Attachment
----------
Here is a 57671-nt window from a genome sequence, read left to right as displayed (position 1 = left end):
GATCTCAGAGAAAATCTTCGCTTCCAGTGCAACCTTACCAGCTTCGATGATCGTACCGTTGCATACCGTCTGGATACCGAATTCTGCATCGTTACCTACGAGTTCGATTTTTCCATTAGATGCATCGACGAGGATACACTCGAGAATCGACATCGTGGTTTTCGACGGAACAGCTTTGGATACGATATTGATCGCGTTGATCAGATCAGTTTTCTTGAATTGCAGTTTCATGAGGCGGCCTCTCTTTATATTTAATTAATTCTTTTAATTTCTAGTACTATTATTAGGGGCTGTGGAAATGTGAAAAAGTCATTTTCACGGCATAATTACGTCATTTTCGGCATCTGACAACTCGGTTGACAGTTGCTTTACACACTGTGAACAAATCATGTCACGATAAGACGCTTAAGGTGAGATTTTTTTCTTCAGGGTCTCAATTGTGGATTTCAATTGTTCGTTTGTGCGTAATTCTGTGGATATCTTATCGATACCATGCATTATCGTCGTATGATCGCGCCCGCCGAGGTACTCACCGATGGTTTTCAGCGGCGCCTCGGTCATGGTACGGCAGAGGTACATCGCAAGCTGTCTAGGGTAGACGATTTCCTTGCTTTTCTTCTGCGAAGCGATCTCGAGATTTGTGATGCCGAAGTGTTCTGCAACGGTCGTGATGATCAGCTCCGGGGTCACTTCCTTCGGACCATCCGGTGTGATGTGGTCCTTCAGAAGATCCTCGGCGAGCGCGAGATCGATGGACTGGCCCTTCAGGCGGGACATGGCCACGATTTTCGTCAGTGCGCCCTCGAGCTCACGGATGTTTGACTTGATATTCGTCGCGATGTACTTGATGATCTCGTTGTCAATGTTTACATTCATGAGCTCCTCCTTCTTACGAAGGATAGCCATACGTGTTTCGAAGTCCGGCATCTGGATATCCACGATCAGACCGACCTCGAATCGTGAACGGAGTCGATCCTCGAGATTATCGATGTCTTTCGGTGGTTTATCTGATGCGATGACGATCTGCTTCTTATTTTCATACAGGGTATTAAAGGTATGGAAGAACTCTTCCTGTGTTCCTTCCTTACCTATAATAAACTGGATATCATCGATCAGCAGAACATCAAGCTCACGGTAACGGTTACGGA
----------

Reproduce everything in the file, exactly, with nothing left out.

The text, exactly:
Here is a 57671-nt window from a genome sequence, read left to right as displayed (position 1 = left end):
GATCTCAGAGAAAATCTTCGCTTCCAGTGCAACCTTACCAGCTTCGATGATCGTACCGTTGCATACCGTCTGGATACCGAATTCTGCATCGTTACCTACGAGTTCGATTTTTCCATTAGATGCATCGACGAGGATACACTCGAGAATCGACATCGTGGTTTTCGACGGAACAGCTTTGGATACGATATTGATCGCGTTGATCAGATCAGTTTTCTTGAATTGCAGTTTCATGAGGCGGCCTCTCTTTATATTTAATTAATTCTTTTAATTTCTAGTACTATTATTAGGGGCTGTGGAAATGTGAAAAAGTCATTTTCACGGCATAATTACGTCATTTTCGGCATCTGACAACTCGGTTGACAGTTGCTTTACACACTGTGAACAAATCATGTCACGATAAGACGCTTAAGGTGAGATTTTTTTCTTCAGGGTCTCAATTGTGGATTTCAATTGTTCGTTTGTGCGTAATTCTGTGGATATCTTATCGATACCATGCATTATCGTCGTATGATCGCGCCCGCCGAGGTACTCACCGATGGTTTTCAGCGGCGCCTCGGTCATGGTACGGCAGAGGTACATCGCAAGCTGTCTAGGGTAGACGATTTCCTTGCTTTTCTTCTGCGAAGCGATCTCGAGATTTGTGATGCCGAAGTGTTCTGCAACGGTCGTGATGATCAGCTCCGGGGTCACTTCCTTCGGACCATCCGGTGTGATGTGGTCCTTCAGAAGATCCTCGGCGAGCGCGAGATCGATGGACTGGCCCTTCAGGCGGGACATGGCCACGATTTTCGTCAGTGCGCCCTCGAGCTCACGGATGTTTGACTTGATATTCGTCGCGATGTACTTGATGATCTCGTTGTCAATGTTTACATTCATGAGCTCCTCCTTCTTACGAAGGATAGCCATACGTGTTTCGAAGTCCGGCATCTGGATATCCACGATCAGACCGACCTCGAATCGTGAACGGAGTCGATCCTCGAGATTATCGATGTCTTTCGGTGGTTTATCTGATGCGATGACGATCTGCTTCTTATTTTCATACAGGGTATTAAAGGTATGGAAGAACTCTTCCTGTGTTCCTTCCTTACCTATAATAAACTGGATATCATCGATCAGCAGAACATCAAGCTCACGGTAACGGTTACGGA